Pediatricians recommend avoiding a list of chemicals. Are they missing something?
CNN recently reported on a list of chemicals that pediatricians are now urging parents to avoid. The list includes:
Bisphenol A (BPA) & Phthalates –– Found in plastics (including water bottles and food containers) and other materials, these chemicals are thought to disrupt hormone function. The FDA is still investigating their effects on human health. Avoiding these chemicals is difficult because they are virtually everywhere, since plastics are so ubiquitous, particularly in our food system.
Perchlorates –– These chemicals are also often found in food packaging
Nitrates and Nitrites –– These preservatives are added to meats to help them maintain their color. These have been implicated in certain kinds of cancer, but are still widely used in our food system.
Dr. Leonardo Trasande is quoted in the CNN article as saying there are, “some striking and surprising concerns about the lack of attention that these chemicals have received by regulatory agencies.” These chemicals, according to experts, can cause thyroid hormone dysfunction, endocrine disruption involving mimicking estrogen and blocking testosterone, brain development problems and increase the risk of obesity.
The Fungus Link Vol. 1
Both Doug Kaufmann and David Holland, MD discuss topics such as chronic fatigue syndrome, arthritis, intestinal disorders, allergies, respiratory illness, “brain fog” syndrome, depression, and chronic skin conditions. This book includes the assessment of antifungal supplements and antifungal prescriptive drugs as well as the Antifungal program and diets.
Children are at particular risk for exposure because of how much food they eat pound for pound compared to adults, but these are problems we should all be concerned about. Dr. Trasande went on to note that, “Even at a basic level, we understand that thyroid hormone is not only important for brain development but also heart function, bone function, muscle…practically every organ system is touched by thyroid hormone function.”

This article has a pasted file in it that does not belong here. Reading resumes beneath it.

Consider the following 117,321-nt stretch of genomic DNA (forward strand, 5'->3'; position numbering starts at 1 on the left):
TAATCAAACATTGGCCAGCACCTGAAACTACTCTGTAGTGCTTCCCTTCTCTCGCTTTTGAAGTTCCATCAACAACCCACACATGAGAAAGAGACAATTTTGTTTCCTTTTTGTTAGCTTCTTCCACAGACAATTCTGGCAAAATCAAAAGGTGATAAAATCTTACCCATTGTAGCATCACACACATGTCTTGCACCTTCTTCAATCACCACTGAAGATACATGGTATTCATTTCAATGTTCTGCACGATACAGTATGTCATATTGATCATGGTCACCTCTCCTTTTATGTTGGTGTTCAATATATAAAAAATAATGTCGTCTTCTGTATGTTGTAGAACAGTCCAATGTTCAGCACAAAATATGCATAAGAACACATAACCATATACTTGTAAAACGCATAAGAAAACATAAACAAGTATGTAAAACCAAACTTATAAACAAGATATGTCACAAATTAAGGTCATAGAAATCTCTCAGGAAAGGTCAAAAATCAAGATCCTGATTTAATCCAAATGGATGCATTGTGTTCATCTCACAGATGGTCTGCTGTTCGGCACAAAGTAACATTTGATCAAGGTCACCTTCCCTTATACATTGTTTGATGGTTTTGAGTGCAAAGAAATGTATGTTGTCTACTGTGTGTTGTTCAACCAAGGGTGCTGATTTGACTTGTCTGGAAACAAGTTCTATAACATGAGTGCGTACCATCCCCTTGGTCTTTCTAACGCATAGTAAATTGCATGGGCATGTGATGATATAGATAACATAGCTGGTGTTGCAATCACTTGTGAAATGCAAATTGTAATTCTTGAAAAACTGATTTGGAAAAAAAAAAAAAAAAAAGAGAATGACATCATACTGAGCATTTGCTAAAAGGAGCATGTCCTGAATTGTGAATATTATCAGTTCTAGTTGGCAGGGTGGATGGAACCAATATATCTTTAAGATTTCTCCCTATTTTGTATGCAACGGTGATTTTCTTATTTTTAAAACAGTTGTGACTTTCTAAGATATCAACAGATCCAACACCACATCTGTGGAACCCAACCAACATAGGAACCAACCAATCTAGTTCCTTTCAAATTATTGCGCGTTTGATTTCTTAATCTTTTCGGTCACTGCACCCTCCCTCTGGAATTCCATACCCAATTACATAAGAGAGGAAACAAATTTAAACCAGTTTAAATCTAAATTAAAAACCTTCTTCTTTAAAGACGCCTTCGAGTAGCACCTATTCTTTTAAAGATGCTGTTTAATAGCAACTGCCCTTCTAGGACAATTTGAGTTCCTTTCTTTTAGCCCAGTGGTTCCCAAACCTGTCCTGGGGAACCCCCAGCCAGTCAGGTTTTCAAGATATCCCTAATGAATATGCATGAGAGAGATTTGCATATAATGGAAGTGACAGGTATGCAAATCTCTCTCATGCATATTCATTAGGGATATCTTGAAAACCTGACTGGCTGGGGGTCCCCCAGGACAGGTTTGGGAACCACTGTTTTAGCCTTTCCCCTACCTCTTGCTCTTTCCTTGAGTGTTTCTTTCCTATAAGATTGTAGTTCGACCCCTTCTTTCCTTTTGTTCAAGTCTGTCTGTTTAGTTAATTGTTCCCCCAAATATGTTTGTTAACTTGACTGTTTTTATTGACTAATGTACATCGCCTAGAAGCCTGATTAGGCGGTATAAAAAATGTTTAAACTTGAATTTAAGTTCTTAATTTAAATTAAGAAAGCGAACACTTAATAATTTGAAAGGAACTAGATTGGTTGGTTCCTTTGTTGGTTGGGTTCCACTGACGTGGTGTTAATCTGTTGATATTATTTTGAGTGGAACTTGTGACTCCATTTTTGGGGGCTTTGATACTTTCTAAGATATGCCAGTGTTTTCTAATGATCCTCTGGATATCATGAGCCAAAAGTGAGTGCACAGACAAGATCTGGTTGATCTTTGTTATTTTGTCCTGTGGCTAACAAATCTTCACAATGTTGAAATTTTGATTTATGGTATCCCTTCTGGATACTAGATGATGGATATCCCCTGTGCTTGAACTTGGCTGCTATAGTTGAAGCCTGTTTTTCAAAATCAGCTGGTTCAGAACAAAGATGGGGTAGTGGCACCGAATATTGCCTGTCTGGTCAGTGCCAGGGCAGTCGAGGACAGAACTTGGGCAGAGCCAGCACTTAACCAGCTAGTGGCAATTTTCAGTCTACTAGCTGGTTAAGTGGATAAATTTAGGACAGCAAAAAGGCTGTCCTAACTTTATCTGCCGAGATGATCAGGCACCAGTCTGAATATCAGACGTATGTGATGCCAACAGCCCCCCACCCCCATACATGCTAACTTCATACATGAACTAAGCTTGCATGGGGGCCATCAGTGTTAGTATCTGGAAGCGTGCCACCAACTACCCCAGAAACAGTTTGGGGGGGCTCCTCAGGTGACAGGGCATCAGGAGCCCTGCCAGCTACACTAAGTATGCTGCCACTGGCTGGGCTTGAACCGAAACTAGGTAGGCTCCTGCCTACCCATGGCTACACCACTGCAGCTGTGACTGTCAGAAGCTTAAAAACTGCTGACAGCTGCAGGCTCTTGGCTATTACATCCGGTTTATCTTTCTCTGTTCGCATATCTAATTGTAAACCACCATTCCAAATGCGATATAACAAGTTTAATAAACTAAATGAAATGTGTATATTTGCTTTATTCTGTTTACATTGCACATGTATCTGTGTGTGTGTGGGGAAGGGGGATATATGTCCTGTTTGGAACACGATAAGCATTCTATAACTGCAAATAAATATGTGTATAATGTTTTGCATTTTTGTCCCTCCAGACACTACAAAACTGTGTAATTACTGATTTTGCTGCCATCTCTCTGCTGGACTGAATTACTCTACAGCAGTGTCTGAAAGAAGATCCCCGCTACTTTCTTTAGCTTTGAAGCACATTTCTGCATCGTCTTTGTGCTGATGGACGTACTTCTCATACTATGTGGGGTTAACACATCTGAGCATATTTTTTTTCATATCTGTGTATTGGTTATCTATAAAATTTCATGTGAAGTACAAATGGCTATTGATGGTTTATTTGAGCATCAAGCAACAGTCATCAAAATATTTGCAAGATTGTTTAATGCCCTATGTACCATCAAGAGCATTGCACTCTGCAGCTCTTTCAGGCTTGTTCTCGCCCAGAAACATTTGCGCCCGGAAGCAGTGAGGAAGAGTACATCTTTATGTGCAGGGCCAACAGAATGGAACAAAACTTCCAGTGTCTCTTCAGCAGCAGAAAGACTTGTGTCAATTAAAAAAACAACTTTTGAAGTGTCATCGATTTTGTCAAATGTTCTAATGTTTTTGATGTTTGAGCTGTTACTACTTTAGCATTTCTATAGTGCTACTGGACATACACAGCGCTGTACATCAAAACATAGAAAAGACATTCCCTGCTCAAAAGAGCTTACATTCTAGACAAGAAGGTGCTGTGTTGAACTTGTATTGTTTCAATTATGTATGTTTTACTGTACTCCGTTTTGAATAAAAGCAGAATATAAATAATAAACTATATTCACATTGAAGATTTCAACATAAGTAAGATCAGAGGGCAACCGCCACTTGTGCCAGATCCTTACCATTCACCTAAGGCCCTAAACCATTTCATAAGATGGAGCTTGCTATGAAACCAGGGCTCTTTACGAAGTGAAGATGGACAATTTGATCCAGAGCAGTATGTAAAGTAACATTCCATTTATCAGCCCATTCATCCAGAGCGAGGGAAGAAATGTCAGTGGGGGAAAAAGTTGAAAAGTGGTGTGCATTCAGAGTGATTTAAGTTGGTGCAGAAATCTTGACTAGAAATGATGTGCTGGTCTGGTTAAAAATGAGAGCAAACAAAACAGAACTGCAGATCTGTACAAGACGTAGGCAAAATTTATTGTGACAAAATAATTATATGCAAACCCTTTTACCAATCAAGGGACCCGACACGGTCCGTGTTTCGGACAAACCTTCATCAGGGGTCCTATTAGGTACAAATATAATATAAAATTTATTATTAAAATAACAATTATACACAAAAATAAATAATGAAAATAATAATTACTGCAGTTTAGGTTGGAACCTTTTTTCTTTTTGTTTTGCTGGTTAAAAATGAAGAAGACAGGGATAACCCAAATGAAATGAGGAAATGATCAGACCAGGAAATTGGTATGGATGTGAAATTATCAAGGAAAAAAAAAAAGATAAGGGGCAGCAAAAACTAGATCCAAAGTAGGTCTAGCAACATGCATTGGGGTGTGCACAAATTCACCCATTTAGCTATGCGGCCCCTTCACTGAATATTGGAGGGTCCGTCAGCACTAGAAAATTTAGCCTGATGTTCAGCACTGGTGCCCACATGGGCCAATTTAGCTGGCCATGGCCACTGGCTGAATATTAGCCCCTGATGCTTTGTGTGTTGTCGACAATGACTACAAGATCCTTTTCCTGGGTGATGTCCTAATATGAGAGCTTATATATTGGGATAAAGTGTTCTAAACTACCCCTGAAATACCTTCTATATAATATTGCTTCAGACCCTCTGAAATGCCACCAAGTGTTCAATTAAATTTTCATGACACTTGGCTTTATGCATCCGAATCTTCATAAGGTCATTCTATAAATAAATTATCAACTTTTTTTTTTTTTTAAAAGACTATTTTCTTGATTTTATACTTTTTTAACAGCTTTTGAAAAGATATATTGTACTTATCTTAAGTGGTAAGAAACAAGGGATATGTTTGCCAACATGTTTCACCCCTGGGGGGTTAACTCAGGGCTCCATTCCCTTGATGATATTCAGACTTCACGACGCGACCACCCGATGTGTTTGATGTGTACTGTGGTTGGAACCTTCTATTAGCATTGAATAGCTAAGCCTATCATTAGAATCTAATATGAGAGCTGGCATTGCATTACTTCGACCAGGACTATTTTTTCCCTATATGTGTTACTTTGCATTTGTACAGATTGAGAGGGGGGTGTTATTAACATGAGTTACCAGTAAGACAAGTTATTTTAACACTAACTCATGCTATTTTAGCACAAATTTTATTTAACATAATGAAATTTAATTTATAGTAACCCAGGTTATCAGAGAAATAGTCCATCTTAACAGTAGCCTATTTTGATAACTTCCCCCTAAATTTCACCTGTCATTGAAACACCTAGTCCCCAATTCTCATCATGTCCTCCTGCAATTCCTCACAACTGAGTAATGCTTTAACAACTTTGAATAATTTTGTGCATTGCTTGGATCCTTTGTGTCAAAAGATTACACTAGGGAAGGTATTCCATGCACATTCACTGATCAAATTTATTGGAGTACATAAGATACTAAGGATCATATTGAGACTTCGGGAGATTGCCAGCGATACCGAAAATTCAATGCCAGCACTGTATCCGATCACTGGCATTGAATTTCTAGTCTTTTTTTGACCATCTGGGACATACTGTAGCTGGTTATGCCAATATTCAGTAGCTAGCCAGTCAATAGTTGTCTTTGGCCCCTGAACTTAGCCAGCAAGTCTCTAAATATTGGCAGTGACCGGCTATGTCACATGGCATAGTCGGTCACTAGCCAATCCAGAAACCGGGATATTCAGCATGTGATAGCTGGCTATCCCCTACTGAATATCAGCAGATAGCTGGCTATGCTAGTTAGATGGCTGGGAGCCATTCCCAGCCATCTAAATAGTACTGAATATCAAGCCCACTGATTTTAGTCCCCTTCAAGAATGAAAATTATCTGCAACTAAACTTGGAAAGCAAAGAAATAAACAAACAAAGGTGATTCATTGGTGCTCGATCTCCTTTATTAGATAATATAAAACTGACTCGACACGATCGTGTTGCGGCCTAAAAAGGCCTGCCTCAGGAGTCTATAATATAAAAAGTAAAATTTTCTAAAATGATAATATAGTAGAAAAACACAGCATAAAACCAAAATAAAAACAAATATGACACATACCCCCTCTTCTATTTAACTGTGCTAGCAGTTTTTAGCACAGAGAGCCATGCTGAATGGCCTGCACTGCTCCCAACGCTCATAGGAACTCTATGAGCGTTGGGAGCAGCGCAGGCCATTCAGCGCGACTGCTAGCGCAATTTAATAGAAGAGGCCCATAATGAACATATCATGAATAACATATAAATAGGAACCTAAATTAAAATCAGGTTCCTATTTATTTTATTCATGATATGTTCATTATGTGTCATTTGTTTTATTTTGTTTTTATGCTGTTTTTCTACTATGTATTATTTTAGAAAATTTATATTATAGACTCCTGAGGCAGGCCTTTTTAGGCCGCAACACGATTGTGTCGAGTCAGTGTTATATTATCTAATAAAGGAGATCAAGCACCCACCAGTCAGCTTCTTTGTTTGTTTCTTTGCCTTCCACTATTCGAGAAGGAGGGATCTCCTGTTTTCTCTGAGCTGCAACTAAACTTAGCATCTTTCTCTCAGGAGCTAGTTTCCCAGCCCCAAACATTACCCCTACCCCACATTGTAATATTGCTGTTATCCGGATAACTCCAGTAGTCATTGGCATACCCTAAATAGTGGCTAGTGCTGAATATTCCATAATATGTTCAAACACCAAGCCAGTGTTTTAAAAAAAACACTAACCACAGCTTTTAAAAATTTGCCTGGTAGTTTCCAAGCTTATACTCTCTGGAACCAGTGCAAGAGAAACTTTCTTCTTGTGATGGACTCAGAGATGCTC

The good news is that the medical community is increasingly paying attention to contaminants found in our food. Dr. Maida Galvez is quoted in the article as saying, “Chemicals used in everyday products need to be rigorously evaluated for their full potential of human health impacts before they are made widely available in the marketplace.” This is certainly a departure from industry, which often seems to lobby against testing their products for safety, or owning up to their faults when their products are proven to be unsafe.
What Are We Missing?
While it is good that the medical community is paying more attention to these types of contaminants, there are other well-documented contaminants in our food supply that receive much less mainstream attention. Mycotoxins, or fungal poisons, are known by researchers to contaminate parts of our food supply, particularly some of the foods that underpin our industrialized food system. Foods like corn, wheat, soy, and peanuts are at particular risk for being contaminated with the poisons.
These poisons can have profound effects on our health; some can disrupt the endocrine system, affect hormones, and even cause cancer, among a long list of other health problems. These health problems are not too dissimilar from the problems cited by the doctors above, yet the medical community and regulatory agencies are largely silent on this issue. Of the hundreds of mycotoxins known to exist, only a few are even monitored by regulatory agencies.
Ultimately, the advice to avoid certain chemicals in our food is incomplete without avoiding these very potent, naturally-occurring chemicals called mycotoxins. This is part of the anti-fungal program laid out in the Kaufmann Diet, which encourages avoiding foods that are likely contaminated with these fungal poisons.